A young woman sits down in a chair. Only her mouth is visible as she begins to speak at a rapid clip, describing events that she insists did not really happen to her. Read More »
After a stroke leaves her husband mentally disabled and fundamentally changed, spirited Irish housewife Vanetia struggles to keep her family together in the wake of tragedy. A research grant from American doctor Ted Fielding, interested in documenting the family’s recovery process, allows them to get by. Though Vanetia initially resents living under Ted’s microscope, she soon finds comfort in his calming presence, while Ted responds to Vanetia’s dynamic, unpredictable personality. Read More »
In the Name of the Father tells the true saga of Gerry Conlon. A petty thief in
strife-torn ’70s Belfast, Gerry’s main interests are getting drunk and partying, much to the
dismay of his quiet, frail afther Guiseppe (Pete Postlethwaite).
When Gerry angers the IRA, his father sends him to England, where his antics land him
in the wrong place at the wrong time. Innocent, but forced to confess to a savage
terrorist bombing, he is sentenced to life imprisonment as one of the “Guildford Four”.
An innocent Guiseppe is also arrested and jailed, and while behind bars, Gerry slowly
learns that his father’s seeming masks an unmatched inner strength and wisdom.
Working with a fiercely dedicated lawyer, Gerry determines to prove his innocence, clear
his father’s name and expose the truth behind one of the most shameful legal events in
recent history. Read More »
Acclaimed filmmaker Pat Collins brings the dramatic life story of legendary seannós singer Joe Heaney to the screen in THE SONG IN GRANITE, an audacious exploration of the man and his music. With an approach that marries traditional narrative episodes with documentary footage, the film will celebrate the music Joe Heaney created while painting an unflinching portrait of Heaney, the man. Read More »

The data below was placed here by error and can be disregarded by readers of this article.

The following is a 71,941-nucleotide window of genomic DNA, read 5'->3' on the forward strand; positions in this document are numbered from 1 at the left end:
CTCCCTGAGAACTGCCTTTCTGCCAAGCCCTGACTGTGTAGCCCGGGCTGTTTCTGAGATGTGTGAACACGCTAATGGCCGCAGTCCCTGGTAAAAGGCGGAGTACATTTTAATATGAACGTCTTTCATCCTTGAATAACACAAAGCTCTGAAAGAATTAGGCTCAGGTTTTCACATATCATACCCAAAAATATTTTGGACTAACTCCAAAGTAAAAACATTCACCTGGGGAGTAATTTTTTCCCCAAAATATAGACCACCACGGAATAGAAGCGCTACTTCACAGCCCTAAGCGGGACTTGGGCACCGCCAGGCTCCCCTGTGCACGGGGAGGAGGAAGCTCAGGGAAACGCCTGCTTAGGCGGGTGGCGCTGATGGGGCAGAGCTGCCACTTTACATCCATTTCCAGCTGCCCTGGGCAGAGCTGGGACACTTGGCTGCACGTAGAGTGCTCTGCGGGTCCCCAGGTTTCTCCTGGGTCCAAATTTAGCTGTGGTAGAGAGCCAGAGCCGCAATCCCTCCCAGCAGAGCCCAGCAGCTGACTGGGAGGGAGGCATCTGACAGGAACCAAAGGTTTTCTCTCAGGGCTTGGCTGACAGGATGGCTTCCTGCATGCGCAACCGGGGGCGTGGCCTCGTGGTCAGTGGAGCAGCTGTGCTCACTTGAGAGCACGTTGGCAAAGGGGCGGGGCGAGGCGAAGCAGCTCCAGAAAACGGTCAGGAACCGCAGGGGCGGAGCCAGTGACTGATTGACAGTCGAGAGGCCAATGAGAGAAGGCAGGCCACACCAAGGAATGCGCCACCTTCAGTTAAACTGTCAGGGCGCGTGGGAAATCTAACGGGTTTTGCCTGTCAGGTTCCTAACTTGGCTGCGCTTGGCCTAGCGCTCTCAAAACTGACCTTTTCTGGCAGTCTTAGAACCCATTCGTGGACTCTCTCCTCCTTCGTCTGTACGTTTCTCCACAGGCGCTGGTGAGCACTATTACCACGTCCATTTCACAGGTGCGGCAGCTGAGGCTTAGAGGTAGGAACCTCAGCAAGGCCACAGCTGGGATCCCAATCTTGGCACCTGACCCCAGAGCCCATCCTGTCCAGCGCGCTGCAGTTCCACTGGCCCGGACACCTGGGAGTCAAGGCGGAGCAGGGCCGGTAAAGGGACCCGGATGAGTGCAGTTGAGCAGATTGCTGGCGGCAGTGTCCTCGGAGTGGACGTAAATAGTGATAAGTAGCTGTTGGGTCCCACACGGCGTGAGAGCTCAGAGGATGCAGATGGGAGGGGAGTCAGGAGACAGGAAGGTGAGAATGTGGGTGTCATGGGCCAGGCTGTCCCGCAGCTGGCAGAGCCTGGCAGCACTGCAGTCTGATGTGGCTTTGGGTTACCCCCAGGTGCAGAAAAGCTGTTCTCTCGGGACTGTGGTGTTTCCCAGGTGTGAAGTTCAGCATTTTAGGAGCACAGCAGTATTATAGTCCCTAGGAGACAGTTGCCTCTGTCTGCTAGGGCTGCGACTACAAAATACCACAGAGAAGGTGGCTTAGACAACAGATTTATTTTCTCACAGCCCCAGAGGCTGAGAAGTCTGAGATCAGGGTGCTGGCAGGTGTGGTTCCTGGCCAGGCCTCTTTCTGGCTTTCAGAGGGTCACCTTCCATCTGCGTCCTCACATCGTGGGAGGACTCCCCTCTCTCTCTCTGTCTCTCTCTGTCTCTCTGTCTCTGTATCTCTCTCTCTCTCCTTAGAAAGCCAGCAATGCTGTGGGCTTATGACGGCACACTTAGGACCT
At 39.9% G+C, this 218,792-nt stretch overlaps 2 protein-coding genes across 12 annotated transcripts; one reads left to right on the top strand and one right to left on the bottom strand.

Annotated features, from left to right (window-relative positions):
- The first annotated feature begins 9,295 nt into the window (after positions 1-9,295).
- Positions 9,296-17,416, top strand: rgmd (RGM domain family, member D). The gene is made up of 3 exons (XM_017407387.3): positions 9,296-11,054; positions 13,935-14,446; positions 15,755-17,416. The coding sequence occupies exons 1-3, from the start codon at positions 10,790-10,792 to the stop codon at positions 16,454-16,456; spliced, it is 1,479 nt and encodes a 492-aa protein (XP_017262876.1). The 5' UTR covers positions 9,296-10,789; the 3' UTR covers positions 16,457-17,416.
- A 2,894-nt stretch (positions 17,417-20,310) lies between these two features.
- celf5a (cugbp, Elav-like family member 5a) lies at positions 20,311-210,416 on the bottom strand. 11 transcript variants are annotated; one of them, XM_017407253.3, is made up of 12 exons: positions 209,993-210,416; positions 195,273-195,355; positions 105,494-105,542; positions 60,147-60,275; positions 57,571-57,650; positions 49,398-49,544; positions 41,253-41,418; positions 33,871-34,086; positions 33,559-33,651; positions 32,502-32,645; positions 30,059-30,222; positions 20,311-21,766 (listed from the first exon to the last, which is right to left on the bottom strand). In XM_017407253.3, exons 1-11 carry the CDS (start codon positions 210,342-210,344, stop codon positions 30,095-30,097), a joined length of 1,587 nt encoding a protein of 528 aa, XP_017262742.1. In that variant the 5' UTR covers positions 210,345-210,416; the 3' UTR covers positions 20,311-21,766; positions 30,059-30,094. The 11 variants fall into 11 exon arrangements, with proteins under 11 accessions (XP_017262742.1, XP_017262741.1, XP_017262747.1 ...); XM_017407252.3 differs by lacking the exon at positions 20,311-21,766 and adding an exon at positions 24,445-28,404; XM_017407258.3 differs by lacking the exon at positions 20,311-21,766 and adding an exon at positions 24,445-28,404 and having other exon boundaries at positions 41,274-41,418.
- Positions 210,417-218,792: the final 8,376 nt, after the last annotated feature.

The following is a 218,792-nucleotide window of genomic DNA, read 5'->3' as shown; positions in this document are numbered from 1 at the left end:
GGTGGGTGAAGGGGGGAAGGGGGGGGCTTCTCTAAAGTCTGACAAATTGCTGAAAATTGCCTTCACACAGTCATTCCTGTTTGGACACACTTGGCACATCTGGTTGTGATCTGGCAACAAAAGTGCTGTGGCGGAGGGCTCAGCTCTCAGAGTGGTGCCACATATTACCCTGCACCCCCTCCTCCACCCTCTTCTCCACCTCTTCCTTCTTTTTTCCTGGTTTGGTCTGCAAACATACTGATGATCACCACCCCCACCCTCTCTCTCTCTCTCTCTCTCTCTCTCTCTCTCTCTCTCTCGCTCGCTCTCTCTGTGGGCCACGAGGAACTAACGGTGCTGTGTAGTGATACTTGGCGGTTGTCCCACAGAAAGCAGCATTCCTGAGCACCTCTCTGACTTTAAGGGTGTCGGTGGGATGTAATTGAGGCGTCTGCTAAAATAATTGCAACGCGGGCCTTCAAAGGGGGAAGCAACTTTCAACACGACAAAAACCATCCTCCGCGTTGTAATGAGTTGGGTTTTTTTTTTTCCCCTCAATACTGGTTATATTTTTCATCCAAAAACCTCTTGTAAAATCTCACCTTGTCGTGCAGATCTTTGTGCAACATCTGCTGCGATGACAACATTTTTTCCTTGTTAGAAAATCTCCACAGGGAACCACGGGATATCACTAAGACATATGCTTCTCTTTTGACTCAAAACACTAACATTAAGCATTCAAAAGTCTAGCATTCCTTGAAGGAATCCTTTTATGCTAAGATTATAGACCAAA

On the fringes of Dublin two children, Kylie and Dylan, live in a suburban housing estate devoid of life, colour and the prospect of escape. Kylie lives with five other siblings and her overworked mother. Next door, Dylan lives in the shadow of an alcoholic father and the memory of an elder brother who ran away from home two years earlier.
After a violent altercation with his father, Dylan runs away from home and Kylie decides to go with him. Together they make their way to the magical night time lights of inner city Dublin, to search for Dylan’s brother, and in the hope of starting a new life. Read More »
A war photographer on assignment in Kurdistan is traumatized by the death of his best friend. He is then nursed back to health by his girlfriend’s grandfather, who may or may not be a notorious war criminal from the Spanish Civil War.
When I looked up a bit of information on Triage after watching it, I was genuinely surprised to discover that it’s not a true story. I suppose it’s the touch of an actual war correspondent that gives it that real life cache, as the author of the novel it’s based upon is a veteran in that arena. While it had a degree of Hollywood polish and shine, it felt tremendously possible, which made it easy to relate to as a viewer, despite my having spent the entirety of my own life lazy and safe and nowhere near anything approximating war. Read More »
Eilis Lacey followed her sister, Rose’s, plan to leave Ireland and find a better future and job in the US. She departs terribly, enduring seasickness and a terrible relationship with her cabin mates. A kind traveler gives her advice to live in Brooklyn, where many Irish immigrants live. Eilis settles in Brooklyn and becomes close to Father Flood, a Catholic priest. She gets a job in a department store and falls in love with an Italian boy named Tony. News from home sends Eilis back to Ireland, away from Tony. Read More »